Read how The Carousel reporter, Angela Galloway, fell in love with the beauty of India during what is her first instalment writing about her mid life gap year.
My much awaited Gap Year is finally underway and in a nod to the Eat Pray Love cliché’ of self-discovery, my first stop was India. From the second I stepped out of the airport in Delhi, I was overwhelmed by a cacophony of chaos. The sounds, the smells, the colours, the sights, the traffic, the heat … all immediately “in your face” but also strangely mesmerising and magical.
It is almost impossible for an India ‘newbie’ like myself not to feel boggled by the traffic in India. It is overwhelming and the noise of horns was the soundtrack of every Indian city I visited. They are as incessant and unrelenting as the oppressive heat, but are not used as a tool of aggression. In fact, almost all trucks display a large “horn please” sign emblazoned over their rear ends. Horns are the equivalent to vehicular ‘chatter’ that helps drivers navigate the chaos of the roads. “I’m coming down beside you” or “Is it safe to pass?” All conveyed via subtle nuances in ‘honking’ etiquette. Aside from the compulsory honking, it seems that the only road rule in India is that there are no rules, (apart from giving way to cows). This is best summated by their driving mantra of “good horn, good brakes and good luck” and I suspect that all three came into play on my long drives between cities (with a strong bias towards luck). After a few days of near misses however, I became quite accustomed to overtaking on hairpin bends or the last second swerve out of the path of a bizarrely decorated truck fully laden with anything from gas bottles to people. But all this disorder is underwritten by a certain harmony that gives India its unique flavour. Sterile it is not, but amidst the chaos is the colour and character that is part of India’s unique but magnetic charm.
Traffic can also be seen as a metaphor for life in India. Rickshaws, motorbikes, pushbikes, cars and trucks all coexisting in the chaos with very little room to manouvere. And so it is with life in India … a melting pot of religions and castes and cultures, coexisting peacefully but with little or no margin for error. For most people, life has very little wriggle room. Every day revolves around the serious task of survival and it is clear that some are faring way better than others in this regard. India is a country of extremes … abject poverty, obscene wealth, colours, sounds, smells, history and heat. It is almost too much to absorb and at times a little overwhelming.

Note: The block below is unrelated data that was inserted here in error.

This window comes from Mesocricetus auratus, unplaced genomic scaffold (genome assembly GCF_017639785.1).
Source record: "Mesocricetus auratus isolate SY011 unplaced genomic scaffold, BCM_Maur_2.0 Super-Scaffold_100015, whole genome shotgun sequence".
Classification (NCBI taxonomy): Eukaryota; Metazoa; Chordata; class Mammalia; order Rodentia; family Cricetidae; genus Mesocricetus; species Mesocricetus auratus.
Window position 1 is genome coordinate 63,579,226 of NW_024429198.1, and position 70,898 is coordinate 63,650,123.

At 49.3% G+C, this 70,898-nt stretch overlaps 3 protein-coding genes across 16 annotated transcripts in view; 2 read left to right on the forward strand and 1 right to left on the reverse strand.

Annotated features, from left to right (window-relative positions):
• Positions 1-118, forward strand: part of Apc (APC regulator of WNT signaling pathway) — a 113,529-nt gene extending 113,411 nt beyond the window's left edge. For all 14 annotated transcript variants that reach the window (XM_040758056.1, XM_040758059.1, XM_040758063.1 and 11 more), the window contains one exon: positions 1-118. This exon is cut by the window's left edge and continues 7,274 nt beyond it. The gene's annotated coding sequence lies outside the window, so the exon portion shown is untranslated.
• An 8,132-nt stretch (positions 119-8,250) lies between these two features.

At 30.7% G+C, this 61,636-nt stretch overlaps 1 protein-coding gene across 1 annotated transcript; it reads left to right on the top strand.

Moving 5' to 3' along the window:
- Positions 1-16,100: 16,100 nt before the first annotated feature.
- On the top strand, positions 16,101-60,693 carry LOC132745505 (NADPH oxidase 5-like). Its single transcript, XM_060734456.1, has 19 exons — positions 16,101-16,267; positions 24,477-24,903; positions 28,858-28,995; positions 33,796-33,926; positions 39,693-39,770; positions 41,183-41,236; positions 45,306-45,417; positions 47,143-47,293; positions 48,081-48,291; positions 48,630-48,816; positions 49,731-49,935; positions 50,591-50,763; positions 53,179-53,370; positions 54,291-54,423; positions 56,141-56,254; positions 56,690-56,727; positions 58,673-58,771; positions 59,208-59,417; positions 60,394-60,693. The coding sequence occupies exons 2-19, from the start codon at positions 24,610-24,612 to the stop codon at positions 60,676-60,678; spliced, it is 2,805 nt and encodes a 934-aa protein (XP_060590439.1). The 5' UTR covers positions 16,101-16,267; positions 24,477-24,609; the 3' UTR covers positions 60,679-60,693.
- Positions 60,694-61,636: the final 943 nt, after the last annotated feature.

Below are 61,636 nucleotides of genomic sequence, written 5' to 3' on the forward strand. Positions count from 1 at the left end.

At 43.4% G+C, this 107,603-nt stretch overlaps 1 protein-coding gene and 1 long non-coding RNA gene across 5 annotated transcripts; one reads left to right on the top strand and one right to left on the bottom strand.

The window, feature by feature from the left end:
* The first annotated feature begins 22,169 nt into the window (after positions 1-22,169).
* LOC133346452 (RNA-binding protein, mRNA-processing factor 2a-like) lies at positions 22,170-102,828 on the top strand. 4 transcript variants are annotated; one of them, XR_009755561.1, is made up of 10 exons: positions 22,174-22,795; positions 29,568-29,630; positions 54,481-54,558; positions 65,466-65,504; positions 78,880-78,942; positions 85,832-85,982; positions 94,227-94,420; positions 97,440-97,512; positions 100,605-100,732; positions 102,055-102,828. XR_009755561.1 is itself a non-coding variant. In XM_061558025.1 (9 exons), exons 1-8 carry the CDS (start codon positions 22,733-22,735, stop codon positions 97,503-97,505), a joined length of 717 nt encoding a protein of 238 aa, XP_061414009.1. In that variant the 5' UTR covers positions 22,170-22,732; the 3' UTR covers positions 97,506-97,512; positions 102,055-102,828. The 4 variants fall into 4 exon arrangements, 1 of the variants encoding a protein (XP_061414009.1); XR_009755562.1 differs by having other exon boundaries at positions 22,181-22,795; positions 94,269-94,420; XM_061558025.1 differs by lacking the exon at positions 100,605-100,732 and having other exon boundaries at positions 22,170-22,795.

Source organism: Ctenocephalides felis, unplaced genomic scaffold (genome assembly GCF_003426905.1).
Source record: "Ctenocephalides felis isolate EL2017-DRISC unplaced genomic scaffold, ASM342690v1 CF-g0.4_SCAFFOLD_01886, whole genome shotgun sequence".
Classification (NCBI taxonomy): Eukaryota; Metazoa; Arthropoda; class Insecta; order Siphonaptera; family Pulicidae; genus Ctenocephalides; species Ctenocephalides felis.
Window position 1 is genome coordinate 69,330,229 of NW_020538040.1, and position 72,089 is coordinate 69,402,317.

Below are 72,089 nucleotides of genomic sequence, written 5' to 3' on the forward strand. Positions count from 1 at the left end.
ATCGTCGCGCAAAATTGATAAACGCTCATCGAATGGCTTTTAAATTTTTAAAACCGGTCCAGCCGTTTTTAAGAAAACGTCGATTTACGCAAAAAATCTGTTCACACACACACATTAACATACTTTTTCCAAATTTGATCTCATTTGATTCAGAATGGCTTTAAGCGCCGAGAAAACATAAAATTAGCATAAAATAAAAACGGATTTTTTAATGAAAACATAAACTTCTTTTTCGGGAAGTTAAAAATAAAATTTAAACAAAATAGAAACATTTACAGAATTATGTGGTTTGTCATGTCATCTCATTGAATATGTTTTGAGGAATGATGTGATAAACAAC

City life aside, the natural beauty and the awe inspiring religious and cultural monuments that India is blessed with are nothing short of breathtaking. From the mesmerising beauty and grandeur of the Taj Mahal, to the Amber Fort, a multitude of exquisite palaces and more temples than I thought possible. But it is the history and stories that are woven through every layer of every monument and icon, that really captured my imagination and gave meaning to the magic. Varanasi is a city I had heard a lot about. It is the spiritual capital of India and ‘home’ of the Ganges. The river and the city have an intangible beauty about them that is hard to articulate but that pulses with history and spirituality. Over two hundred cremations happen every day on the banks of the Ganges, within plain sight of anyone who cares to observe. It is transparent, raw and ritualistic, but for Indians it is profoundly significant. Hindu’s believe that if their loved one’s ashes are laid in the Ganges in Varanasi, that they will break the cycle of life and death and lead them to salvation. A concept known as moksha. On my drive from Varanasi to the Nepalese border, I saw several cars with shrouded bodies strapped to the roof, en route to Varanasi for cremation. A sight that would be inconceivable in Australia, but does not even raise an eyebrow in India. The Ganges however, is home to far more than cremations. It is the soul of the city. People gather on its banks to worship and pray, wash in its shallows and swim in its (slightly murky) depths. It seems incongruous at first for daily rituals and celebrations to exist side by side with death and mourning, but not so for the Hindu people for whom life and death are inextricably linked.
The colours of everyday life in India are vibrant and rich and this rainbow of colour is perfectly reflected in the personalities of the people I met along the way. People like my guide in Agra, Guarev, who invited me to his home for a cooking class with his wife and to share a meal with his extended family, who, as is the custom in India, all live together under one roof. I cooked with Guarev’s wife, did yoga with his dad, played with his son and chatted with all his siblings about life in India, where arranged marriage is still the norm. Guarev, met his wife to be for twenty-five minutes before having to decide whether she was ‘the one’ … a decision that was then ratified by the stars. If their astrology charts had not been a favourable match, then they would not have been permitted to marry. Another one of our guides did not get to meet his wife at all prior to their marriage. It’s like a massive countrywide episode of Married At First Sight! But what is clear is that a marriage in India is not between two people, but rather it is between two families, which is not entirely without merit … I can think of a few families that I’d quite like to spend Christmas’ with and I may start putting out some feelers on my return!
India is most certainly not for the faint hearted. It ignited all my senses, challenged my thinking and pushed me well outside my comfort zone. It is as captivating as it is chaotic and colourful. As it turns out, I did do my fair share of eating and praying and I most certainly fell in love … with this magical place.